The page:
My father is an A&P mechanic and a recipient of the FAA’s Charles Taylor “Master Mechanic” Award. He has over 50 years of military, airline and General Aviation experience. My brother, also an A&P mechanic, has over 30 years of experience. This allowed me many resources and connections.

Piper Cherokee 61 Tango was exactly what I had been searching for—and she was right in my own backyard. I am based in upstate New York at the Schenectady County Airport (KSCH) and I found her at the Sullivan County Airport (KMSV), only a two-and-a-half hour drive to the south.

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Piper Arrow: Hitting the Mark for 46 Years

Piper Arrow: Hitting the Mark for 46 Years

June 2013

It’s 1967 and you want to buy a new single-engine retractable. What are your options? Beech, Cessna, Mooney and Piper all have offerings, but you’re a loyal Piper flyer and want to stick with the brand. That still leaves you with two alternatives: the PA-24 Comanche and the newly introduced PA-28R-180 Cherokee Arrow.

The Comanche is fast and sleek. The Cherokee Arrow looks like and flies like—well, a Cherokee—which is not necessarily a bad thing, but here’s the clincher: the Arrow’s base price is just $16,900. The Comanche is groovy, but its $30,000-plus price tag is a bit of a bummer. Besides, the Arrow has that rad landing gear system.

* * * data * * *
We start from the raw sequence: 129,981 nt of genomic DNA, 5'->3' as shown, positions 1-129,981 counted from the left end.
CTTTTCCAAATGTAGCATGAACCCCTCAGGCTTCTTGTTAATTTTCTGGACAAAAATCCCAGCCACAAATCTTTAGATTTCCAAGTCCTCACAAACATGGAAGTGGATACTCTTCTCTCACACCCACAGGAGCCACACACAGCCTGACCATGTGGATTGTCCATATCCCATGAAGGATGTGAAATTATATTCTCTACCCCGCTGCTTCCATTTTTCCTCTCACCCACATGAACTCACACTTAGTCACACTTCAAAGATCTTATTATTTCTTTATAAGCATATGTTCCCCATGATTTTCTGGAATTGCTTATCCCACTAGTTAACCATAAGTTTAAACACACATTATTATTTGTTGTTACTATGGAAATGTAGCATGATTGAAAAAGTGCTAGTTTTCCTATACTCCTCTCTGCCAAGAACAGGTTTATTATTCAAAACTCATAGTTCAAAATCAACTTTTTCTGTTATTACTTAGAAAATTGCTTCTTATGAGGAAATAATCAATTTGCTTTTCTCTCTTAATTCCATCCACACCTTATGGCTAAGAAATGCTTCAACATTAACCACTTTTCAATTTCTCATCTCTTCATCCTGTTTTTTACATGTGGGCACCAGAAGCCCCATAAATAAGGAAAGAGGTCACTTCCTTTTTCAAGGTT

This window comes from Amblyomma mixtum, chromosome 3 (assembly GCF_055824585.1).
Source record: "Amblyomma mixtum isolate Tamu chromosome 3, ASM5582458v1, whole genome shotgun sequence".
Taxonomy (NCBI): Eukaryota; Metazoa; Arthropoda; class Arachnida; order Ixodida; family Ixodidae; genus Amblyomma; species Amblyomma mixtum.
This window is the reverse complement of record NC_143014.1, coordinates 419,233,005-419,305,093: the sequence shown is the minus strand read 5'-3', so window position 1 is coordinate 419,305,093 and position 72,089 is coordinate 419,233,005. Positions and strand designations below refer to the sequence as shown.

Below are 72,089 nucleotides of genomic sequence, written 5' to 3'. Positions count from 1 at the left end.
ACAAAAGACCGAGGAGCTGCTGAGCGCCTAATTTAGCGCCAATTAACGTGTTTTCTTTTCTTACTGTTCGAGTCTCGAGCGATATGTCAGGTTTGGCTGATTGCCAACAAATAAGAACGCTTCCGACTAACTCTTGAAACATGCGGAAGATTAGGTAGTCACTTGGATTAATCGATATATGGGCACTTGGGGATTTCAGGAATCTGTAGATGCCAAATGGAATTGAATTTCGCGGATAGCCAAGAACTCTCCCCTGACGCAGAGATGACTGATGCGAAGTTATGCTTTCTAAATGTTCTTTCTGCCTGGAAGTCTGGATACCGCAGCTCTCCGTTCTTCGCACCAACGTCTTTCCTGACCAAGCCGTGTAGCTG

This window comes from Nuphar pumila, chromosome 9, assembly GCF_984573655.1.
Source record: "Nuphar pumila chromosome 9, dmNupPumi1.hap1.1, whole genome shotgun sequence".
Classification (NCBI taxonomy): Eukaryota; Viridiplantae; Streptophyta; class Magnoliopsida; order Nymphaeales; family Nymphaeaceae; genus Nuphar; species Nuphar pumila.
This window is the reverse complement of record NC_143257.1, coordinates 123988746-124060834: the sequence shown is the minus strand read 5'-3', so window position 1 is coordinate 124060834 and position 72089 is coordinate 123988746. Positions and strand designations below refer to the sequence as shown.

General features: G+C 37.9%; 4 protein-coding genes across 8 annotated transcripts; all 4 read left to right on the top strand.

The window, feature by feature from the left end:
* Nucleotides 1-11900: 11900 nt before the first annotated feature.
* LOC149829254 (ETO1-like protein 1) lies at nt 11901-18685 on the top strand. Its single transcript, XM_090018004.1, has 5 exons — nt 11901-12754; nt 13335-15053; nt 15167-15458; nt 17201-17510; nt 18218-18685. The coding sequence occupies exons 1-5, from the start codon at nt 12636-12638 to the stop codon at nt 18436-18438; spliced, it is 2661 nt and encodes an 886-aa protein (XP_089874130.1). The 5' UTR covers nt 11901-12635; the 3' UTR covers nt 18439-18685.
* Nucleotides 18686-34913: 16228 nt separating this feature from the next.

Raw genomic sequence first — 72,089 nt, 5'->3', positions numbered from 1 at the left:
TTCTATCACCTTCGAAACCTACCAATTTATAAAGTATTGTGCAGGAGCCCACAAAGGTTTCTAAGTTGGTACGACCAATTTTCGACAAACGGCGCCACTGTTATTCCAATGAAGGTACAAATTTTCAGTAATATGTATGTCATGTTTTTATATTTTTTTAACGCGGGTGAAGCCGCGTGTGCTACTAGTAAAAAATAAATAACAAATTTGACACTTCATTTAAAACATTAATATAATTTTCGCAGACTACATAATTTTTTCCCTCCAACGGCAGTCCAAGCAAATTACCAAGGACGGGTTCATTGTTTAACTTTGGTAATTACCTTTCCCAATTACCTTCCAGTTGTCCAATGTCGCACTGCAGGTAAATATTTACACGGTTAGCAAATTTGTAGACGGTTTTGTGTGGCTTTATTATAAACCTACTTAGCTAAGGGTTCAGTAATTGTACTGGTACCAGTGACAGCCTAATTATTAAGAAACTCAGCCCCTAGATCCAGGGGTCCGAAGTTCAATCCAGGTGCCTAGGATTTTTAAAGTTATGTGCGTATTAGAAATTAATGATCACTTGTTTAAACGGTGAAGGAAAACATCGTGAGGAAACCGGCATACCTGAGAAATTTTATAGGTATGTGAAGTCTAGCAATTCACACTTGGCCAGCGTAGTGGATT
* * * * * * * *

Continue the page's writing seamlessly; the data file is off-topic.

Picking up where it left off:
The Arrow project began in 1964 as the Cherokee 180 C “Special.” Work focused initially on finding the right engine and nosewheel combination. The Lycoming O-360 was chosen originally and paired with various nosegear retraction systems, but none were suitable.

Eventually the fuel-injected IO-360 was chosen as it allowed room under the engine for gear retraction. It was necessary, however to reduce the nosewheel size to 500 x 5 inches to get the gear to fit.

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Welcome and Able:  A Cherokee Flies in the Backcountry

Welcome and Able: A Cherokee Flies in the Backcountry

I  learned to fly in Cessna 150 rental airplanes out of Colts Neck, N.J., a half-mile dirt strip. When the pressure from real estate developers outweighed the interests of a few grass-strip banner-towing pilots in 1988, Colts Neck closed, and I considered buying one of the student-rental airplanes. My pre-purchase inspection became a “no-purchase” inspection and I ended up buying N4372J, a friend’s 1967 Cherokee PA-28-140. It had lousy paint, a torn-up interior, a chewed-up
propeller... and wonderful handling. From 1988 through 1995, N4372J got an intercom wired in, a new propeller, new paint, a fixed-up interior, a better radio and the other usual improvements we read about in Piper Flyer. It also received a LyCon 160 hp engine upgrade through Western Skyways.